What are your Top 5 favorite movies and what makes them great?
Very tough. I will go with The Godfather, Part II,directed by Francis Ford Coppola. The rare, perhaps only sequel to better it’s predecessor, G2 is the tale of father and son and the huge differences between them. The two key scenes are the old woman being kicked out of her apartment because the rent will be $30 and the landlord hates her dog. Vito first asks the landlord for a favor: tell the woman the rent is 25 and come see him for the rest. Plus, please let her keep the dog. The landlord refuses. Vito kindly asks him to change his mind. The man refuses. Vito Corleone, the most powerful man in Little Italy, debases himself to come to a mutual solution. Only once the man realizes what he has done – and to whom – does Vito apply the screws, but even then, he praises the man for being so generous. Why make an enemy needlessly?
Compare to the son, who upon hearing the demands of the Nevada senator for a gaming license, arrogantly tells the senator will give him the license and get nothing in return, because Michael knows he can set the senator up and make him grateful for Michael’s help. Why spend money needlessly?
If the apple doesn’t fall far from the tree, G2 makes clear that Michael’s apple landed on the slope of a hill and managed to roll far away.
Dr. Strangelove, Or: How I Learned to Stop Worrying and Love the Bomb, directed by Stanley Kubrick. Kubrick succinctly and hilariously shows how war begins. It is banal, tragic, petty and most of all absurd. What I love most is the cognitive dissonance Kubrick initiates: we root for the War Room to shoot down the last B-52, but we also root for the intrepid, brave flight crew, which is determined to carry out their duty, culminating in the famous ride of Slim Pickens, riding the bomb like a bucking bronco to the extinction of the human race.
Wild Strawberries, directed by Ingmar Bergman. Ostensibly a road movie of a man getting a ride from his daughter-in-law to get a lifetime achievement award, it is actually about the man’s life, it’s mistakes and tragedies and his feeble attempts to keep his son from making the same mistakes. The way Bergman literally intertwines the past and the present is shot through with emotionality.
Stray Dog, directed by Akira Kurosawa. A cop in Tokyo loses his gun; the man responsible for taking it goes on a rampage. Though made in 1949, it has modern narrative sensibilities. Seven, for example, feels very much like it in atmosphere and in the hot headedness of its protagonist (Toshiro Mifune). It is set in August in Tokyo and everything is sweating, seemingly. The heat is very much on Mifune to get his gun back and stop a murderer.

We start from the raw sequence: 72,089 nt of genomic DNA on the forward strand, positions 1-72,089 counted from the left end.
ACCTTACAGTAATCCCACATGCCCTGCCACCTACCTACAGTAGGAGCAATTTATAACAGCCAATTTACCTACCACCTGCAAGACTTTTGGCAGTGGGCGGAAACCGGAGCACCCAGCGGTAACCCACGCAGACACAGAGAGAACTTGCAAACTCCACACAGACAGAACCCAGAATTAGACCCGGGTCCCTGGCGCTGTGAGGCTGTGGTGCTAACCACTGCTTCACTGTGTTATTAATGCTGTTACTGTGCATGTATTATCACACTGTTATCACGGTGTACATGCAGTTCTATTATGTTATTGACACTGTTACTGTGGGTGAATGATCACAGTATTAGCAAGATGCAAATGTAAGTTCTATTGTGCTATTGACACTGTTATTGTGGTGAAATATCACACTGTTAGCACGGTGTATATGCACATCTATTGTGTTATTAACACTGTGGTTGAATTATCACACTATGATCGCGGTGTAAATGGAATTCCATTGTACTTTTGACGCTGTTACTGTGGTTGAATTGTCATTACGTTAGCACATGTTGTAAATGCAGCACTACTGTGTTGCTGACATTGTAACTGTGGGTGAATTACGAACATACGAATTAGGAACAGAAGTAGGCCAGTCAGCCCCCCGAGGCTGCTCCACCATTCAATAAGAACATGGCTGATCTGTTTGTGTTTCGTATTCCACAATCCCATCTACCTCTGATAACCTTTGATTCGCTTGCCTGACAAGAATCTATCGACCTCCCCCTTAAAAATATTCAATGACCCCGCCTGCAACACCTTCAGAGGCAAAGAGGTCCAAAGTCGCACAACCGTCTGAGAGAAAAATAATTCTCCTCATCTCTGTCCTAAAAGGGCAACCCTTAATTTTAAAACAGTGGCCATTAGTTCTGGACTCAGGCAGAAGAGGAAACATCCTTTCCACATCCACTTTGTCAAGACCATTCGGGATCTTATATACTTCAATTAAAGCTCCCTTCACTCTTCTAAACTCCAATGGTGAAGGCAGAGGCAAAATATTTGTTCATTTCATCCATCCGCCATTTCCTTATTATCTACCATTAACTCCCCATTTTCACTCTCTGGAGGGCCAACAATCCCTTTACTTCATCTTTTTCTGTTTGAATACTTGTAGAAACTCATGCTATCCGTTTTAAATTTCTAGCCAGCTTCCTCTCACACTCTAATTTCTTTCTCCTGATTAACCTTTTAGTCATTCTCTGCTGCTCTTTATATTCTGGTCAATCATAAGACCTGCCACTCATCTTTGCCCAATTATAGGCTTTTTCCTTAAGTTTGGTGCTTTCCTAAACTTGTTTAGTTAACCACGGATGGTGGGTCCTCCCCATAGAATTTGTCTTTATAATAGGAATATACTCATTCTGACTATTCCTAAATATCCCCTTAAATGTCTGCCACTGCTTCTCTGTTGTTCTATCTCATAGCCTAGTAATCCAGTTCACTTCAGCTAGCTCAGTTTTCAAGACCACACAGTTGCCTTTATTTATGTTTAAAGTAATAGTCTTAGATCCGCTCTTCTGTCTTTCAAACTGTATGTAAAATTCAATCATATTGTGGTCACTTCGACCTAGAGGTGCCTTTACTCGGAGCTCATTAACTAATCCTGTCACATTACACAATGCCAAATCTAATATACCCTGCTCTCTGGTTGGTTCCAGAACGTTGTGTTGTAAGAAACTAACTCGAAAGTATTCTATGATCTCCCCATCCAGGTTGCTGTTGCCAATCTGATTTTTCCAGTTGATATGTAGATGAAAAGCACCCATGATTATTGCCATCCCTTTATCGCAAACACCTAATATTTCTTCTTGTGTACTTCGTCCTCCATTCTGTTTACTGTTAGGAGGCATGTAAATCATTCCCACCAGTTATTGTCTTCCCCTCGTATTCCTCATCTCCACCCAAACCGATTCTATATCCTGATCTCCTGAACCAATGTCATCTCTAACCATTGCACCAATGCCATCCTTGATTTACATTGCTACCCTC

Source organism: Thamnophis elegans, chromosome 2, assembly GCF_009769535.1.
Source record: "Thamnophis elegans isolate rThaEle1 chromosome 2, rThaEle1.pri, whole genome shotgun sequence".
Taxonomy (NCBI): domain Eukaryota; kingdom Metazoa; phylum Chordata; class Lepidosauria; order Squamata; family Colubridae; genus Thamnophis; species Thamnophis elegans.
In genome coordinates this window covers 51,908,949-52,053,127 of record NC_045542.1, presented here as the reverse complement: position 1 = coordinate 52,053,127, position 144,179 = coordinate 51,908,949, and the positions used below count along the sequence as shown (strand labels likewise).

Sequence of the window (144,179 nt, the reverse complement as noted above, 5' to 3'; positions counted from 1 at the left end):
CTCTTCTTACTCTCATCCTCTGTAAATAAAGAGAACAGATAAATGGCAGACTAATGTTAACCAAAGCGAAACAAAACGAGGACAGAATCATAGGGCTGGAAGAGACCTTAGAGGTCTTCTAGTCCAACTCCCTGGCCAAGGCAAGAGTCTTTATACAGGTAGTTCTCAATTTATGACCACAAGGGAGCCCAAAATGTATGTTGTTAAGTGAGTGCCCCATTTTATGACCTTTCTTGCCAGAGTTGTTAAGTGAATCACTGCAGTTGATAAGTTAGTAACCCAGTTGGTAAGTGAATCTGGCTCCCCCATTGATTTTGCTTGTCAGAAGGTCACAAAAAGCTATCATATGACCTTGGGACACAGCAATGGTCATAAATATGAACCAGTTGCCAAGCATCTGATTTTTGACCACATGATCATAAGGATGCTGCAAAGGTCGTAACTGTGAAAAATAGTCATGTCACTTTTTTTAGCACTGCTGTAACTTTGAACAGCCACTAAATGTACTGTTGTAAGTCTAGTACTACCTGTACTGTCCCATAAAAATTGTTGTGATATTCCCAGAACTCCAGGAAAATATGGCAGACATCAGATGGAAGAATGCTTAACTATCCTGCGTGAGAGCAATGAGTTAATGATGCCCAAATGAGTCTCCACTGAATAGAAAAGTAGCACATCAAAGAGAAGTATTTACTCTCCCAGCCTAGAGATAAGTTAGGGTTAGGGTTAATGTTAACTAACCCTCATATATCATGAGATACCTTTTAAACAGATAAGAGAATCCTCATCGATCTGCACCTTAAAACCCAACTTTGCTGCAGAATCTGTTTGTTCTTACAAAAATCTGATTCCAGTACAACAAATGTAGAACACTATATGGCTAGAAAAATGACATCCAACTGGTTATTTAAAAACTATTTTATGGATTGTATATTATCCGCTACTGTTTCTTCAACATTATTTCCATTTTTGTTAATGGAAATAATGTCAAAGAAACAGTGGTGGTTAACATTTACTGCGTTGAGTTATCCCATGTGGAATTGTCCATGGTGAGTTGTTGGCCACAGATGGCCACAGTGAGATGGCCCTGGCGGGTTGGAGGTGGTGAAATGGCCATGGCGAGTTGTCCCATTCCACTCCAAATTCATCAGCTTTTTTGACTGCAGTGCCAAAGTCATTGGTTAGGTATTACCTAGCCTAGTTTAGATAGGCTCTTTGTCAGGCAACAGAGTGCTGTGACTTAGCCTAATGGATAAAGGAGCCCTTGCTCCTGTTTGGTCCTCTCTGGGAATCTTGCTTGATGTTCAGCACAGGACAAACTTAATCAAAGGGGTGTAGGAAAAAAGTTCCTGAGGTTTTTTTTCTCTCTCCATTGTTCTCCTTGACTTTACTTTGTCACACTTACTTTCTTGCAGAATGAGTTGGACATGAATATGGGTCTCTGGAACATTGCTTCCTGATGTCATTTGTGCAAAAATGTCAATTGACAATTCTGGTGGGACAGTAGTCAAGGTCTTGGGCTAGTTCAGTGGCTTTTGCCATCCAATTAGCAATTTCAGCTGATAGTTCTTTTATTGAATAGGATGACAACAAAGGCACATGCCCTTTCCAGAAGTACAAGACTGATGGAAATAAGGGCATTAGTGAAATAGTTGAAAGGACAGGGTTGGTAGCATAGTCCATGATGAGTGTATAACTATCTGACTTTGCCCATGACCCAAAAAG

Monsoon Wedding, directed by Mira Nair. This film does what only the magic of story can. It takes a very specific situation (an extended Punjabi family preparing for a wedding) and lets us see the universality of it. Once we recognize what we have in common with them,which is much, we can appreciate the ways we are different – and accept them. Starting with this point of empathy, we can celebrate the ways this Indian family are different from us. The story is very common (there are only a handful of story forms), but it is the specifics – the jumble of Mumbai, the idiosyncratic romance of the wedding planner and the family servant, how cell reception is awful in India – it is a joyous riot.
Nice starting five. I’ve only seen the Godfather, but that was many years ago.
Your favorite sports?
My favorite sports are NHL hockey (go Washington Caps!), major league baseball (go Washington Nats!) and NFL football (go Washington Skins!).
Who’s going to win the Superbowl?
The Patriots are undefeated despite starting nobodies at quarterback. When Brady comes back, how are they going to be stopped? They have to be the favorite right now.
Your least favorite team?
My least favorite team across all sports is the Dallas Cowboys, followed by the New York Giants, Philadelphia Eagles and Arizona Cardinals. May they all have a bad end.
Name a few movies you’re dying to see.
Birth of a Nation; Manchester by the Sea; Doctor Strange (Marvel plus Benedict Cumberbatch should equal can’t miss); Passengers; La La Land wasn’t one I was anticipating, but it won the top prize at the Toronto Film Festival – as have the last four Best Picture winners, so I want to see what the fuss is about; and finally, always: the next under the radar horror movie.